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Clorpres

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Clorpres

CLINICAL PHARMACOLOGY

CLORPRES (clonidine hydrochloride and chlorthalidone) ®

Clorpres (clonidine hydrochloride and chlorthalidone) produces a more pronounced antihypertensive response than occurs after either clonidine hydrochloride or chlorthalidone alone in equivalent doses.

Clonidine Hydrochloride

Clonidine hydrochloride acts relatively rapidly. The patient's blood pressure declines within 30 to 60 minutes after an oral dose, the maximum decrease occurring within 2 to 4 hours. The plasma level of clonidine hydrochloride peaks in approximately 3 to 5 hours and the plasma half-life ranges from 12 to 16 hours. The half-life increases up to 41 hours in patients with severe impairment of renal function. Following oral administration about 40 to 60% of the absorbed dose is recovered in the urine as unchanged drug in 24 hours.

About 50% of the absorbed dose is metabolized in the liver.

Clonidine stimulates alpha-adrenoreceptors in the brain stem, resulting in reduced sympathetic outflow from the central nervous system and a decrease in peripheral resistance, renal vascular resistance, heart rate, and blood pressure. Renal blood flow and glomerular filtration rate remain essentially unchanged. Normal postural reflexes are intact and therefore orthostatic symptoms are mild and infrequent.

Acute studies with clonidine hydrochloride in humans have demonstrated a moderate reduction (15 to 20%) of cardiac output in the supine position with no change in the peripheral resistance; at a 45° tilt there is a smaller reduction in cardiac output and a decrease of peripheral resistance. During long-term therapy, cardiac output tends to return to control values, while peripheral resistance remains decreased. Slowing of the pulse rate has been observed in most patients given clonidine but the drug does not alter normal hemodynamic response to exercise.

Other studies in patients have provided evidence of a reduction in plasma renin activity and in the excretion of aldosterone and catecholamines, but the exact relationship of these pharmacologic actions to the antihypertensive effect has not been fully elucidated.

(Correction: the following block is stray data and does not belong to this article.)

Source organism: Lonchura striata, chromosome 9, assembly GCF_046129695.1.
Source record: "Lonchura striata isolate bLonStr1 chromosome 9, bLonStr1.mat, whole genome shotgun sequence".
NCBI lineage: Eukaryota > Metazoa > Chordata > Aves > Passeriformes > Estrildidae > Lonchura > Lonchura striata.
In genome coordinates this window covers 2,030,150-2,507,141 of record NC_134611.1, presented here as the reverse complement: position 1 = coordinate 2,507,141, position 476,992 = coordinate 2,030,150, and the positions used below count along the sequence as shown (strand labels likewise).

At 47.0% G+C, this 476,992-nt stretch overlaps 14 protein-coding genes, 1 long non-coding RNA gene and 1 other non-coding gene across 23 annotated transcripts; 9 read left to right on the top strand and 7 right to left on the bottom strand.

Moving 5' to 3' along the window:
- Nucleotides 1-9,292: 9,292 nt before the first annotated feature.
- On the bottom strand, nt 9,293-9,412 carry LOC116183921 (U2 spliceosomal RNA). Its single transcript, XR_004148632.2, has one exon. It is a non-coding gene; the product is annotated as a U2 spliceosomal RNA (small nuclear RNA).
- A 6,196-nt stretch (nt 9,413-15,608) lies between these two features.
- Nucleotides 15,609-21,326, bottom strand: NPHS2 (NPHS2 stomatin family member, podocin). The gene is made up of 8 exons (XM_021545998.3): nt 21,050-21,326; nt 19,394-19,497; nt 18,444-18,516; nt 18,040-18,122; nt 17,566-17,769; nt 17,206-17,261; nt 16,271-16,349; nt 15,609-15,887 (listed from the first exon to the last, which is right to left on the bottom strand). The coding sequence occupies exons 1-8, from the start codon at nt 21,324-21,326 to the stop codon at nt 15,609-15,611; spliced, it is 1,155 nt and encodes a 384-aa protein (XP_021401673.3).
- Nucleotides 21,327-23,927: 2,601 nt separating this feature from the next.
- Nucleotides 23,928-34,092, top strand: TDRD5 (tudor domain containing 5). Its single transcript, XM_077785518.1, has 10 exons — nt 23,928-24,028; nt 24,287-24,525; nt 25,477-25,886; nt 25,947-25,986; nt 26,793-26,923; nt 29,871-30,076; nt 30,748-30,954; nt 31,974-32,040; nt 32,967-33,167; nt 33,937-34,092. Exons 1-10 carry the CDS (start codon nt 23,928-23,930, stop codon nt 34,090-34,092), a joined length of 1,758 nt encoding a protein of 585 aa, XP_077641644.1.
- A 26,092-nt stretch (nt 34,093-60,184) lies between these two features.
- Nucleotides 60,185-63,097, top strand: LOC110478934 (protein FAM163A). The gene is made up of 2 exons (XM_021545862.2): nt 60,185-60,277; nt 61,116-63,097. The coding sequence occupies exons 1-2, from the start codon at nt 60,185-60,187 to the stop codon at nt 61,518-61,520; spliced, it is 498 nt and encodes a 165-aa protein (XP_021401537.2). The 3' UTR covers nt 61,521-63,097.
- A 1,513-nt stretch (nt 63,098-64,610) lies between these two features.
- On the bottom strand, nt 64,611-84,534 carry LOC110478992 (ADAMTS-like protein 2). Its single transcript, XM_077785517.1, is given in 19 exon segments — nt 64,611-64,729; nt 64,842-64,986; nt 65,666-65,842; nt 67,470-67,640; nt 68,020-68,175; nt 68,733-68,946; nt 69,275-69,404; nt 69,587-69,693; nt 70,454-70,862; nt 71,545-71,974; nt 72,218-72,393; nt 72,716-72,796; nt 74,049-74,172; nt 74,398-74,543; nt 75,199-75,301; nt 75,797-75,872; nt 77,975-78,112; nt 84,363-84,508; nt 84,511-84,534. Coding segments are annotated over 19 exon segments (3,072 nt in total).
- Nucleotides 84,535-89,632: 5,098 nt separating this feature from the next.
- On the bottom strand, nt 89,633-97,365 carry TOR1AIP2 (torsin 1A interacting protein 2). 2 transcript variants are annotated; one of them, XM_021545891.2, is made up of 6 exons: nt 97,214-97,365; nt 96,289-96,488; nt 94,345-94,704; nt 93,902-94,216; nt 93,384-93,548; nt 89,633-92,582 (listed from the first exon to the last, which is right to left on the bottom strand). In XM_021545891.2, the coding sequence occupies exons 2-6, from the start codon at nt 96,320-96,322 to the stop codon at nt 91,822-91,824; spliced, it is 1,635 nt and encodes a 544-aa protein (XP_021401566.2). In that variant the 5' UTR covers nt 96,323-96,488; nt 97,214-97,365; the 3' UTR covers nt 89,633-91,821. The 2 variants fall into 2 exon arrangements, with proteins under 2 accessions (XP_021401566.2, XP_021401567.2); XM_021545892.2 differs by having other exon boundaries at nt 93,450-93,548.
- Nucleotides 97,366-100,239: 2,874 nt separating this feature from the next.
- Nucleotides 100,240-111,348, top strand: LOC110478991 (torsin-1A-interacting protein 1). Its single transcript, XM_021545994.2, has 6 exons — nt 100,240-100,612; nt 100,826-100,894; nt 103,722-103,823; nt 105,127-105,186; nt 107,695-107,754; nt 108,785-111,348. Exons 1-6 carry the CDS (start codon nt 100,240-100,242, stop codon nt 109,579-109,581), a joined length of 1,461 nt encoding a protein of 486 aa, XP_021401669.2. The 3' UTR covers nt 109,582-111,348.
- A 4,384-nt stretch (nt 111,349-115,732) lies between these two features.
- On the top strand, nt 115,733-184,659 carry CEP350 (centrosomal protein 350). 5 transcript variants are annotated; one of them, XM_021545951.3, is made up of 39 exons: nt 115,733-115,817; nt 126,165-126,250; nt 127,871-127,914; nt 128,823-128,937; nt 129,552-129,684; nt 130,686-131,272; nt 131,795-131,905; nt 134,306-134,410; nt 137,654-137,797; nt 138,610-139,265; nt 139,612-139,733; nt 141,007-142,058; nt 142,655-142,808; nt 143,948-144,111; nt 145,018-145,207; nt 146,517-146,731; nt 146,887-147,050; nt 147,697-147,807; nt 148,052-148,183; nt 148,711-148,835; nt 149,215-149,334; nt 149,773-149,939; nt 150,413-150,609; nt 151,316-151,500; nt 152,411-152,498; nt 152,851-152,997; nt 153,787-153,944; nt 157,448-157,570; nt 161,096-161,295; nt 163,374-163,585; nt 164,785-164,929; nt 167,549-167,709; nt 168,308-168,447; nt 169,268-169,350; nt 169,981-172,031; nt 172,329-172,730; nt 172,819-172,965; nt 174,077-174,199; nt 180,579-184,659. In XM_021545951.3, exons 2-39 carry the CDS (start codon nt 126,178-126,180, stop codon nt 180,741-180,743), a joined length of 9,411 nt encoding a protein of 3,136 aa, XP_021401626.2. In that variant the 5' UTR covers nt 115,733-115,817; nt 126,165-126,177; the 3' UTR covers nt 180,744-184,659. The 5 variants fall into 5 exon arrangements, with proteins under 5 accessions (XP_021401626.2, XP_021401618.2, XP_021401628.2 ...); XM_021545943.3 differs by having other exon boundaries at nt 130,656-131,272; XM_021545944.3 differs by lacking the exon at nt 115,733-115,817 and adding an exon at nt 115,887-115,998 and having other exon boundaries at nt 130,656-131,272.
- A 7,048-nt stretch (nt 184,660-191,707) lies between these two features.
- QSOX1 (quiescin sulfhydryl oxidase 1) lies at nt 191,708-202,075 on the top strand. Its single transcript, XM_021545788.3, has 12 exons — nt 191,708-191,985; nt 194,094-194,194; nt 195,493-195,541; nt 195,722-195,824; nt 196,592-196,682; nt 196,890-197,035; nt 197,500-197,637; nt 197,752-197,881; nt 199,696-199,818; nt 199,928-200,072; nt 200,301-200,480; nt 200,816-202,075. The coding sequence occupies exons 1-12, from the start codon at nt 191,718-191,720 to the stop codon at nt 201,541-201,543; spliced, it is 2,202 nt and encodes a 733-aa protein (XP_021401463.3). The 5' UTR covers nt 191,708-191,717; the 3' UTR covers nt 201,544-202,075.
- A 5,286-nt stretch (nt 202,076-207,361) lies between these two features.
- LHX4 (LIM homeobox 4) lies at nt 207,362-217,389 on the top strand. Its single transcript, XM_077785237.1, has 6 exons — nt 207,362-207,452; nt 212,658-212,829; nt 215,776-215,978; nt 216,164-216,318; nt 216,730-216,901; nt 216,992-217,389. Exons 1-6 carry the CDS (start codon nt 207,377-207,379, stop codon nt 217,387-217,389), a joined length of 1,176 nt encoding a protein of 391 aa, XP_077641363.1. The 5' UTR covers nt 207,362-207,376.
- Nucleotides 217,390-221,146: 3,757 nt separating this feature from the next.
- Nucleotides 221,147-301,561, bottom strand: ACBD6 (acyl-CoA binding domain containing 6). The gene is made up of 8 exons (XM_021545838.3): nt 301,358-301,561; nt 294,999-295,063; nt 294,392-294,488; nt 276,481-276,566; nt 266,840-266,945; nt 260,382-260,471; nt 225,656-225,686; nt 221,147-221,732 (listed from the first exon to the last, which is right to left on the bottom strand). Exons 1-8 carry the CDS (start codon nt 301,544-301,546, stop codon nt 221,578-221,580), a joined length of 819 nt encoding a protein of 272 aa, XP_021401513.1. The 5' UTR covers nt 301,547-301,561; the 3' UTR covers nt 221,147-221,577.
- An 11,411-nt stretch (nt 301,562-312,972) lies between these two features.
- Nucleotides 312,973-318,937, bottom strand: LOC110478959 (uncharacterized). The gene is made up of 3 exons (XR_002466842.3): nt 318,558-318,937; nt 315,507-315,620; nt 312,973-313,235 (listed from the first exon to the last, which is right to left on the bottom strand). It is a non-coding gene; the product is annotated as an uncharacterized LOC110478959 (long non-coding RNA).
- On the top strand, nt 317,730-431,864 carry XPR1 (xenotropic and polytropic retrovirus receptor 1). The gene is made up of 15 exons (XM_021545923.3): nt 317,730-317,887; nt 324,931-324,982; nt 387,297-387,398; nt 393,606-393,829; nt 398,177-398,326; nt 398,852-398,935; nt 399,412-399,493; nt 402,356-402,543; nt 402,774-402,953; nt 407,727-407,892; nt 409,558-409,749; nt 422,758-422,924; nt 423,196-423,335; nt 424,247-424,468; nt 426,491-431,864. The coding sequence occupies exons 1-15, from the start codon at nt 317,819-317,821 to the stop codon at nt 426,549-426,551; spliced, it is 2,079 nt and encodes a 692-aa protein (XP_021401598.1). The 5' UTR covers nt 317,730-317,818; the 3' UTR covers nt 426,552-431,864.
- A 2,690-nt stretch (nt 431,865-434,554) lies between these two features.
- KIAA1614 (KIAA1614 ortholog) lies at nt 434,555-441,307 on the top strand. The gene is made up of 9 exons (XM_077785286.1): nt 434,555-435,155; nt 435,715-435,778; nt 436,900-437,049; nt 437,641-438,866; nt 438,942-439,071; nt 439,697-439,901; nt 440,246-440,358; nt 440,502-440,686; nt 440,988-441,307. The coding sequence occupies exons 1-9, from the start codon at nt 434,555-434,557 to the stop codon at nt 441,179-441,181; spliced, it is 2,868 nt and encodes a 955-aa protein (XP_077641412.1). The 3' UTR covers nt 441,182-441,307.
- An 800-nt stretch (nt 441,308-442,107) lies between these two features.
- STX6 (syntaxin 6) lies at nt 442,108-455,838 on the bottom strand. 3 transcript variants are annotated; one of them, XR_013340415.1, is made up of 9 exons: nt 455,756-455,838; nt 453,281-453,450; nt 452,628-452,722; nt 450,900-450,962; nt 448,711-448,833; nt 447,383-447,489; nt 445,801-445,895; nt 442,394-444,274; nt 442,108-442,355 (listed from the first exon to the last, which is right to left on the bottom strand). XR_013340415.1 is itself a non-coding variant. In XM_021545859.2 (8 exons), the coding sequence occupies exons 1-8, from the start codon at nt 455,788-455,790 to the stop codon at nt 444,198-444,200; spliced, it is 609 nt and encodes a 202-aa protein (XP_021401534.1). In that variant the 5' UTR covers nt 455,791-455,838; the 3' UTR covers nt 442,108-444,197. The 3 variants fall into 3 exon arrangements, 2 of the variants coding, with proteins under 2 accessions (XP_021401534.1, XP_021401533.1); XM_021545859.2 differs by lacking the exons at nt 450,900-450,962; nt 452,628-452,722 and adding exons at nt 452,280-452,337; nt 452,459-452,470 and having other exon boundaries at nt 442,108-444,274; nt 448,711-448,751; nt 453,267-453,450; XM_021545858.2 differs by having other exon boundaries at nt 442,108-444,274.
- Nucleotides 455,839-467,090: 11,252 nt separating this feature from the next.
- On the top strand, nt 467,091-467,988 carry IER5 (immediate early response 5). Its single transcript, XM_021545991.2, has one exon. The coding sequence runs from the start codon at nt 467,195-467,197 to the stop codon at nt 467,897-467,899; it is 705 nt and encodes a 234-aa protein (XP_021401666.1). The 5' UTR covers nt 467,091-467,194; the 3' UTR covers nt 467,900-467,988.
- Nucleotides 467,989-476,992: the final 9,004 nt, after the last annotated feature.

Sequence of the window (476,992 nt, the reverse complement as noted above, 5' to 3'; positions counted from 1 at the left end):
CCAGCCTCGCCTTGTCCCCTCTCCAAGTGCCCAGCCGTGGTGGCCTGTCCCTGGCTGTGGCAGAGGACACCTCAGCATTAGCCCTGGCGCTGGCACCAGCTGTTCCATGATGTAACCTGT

Clonidine acutely stimulates growth hormone release in both children and adults, but does not produce a chronic elevation of growth hormone with long-term use.

Tolerance may develop in some patients, necessitating a reevaluation of therapy.

Chlorthalidone

Chlorthalidone is a long-acting oral diuretic with antihypertensive activity. Its diuretic action commences a mean of 2.6 hours after dosing and continues for up to 72 hours. The drug produces diuresis with increased excretion of sodium and chloride. The diuretic effects of chlorthalidone and the benzothiadiazine (thiazide) diuretics appear to arise from similar mechanisms and the maximal effect of chlorthalidone and the thiazides appears to be similar. The site of action appears to be the distal convoluted tubule of the nephron. The diuretic effects of chlorthalidone lead to decreased extracellular fluid volume, plasma volume, cardiac output, total exchangeable sodium, glomerular filtration rate, and renal plasma flow. Although the mechanism of action of chlorthalidone and related drugs is not wholly clear, sodium and water depletion appear to provide a basis for its antihypertensive effect. Like the thiazide diuretics, chlorthalidone produces dose-related reductions in serum potassium levels, elevations in serum uric acid and blood glucose, and it can lead to decreased sodium and chloride levels.

The mean plasma half-life of chlorthalidone is about 40 to 60 hours. It is eliminated primarily as unchanged drug in the urine. Non-renal routes of elimination have yet to be clarified. In the blood, approximately 75% of the drug is bound to plasma proteins.

Last reviewed on RxList: 5/28/2009
This monograph has been modified to include the generic and brand name in many instances.

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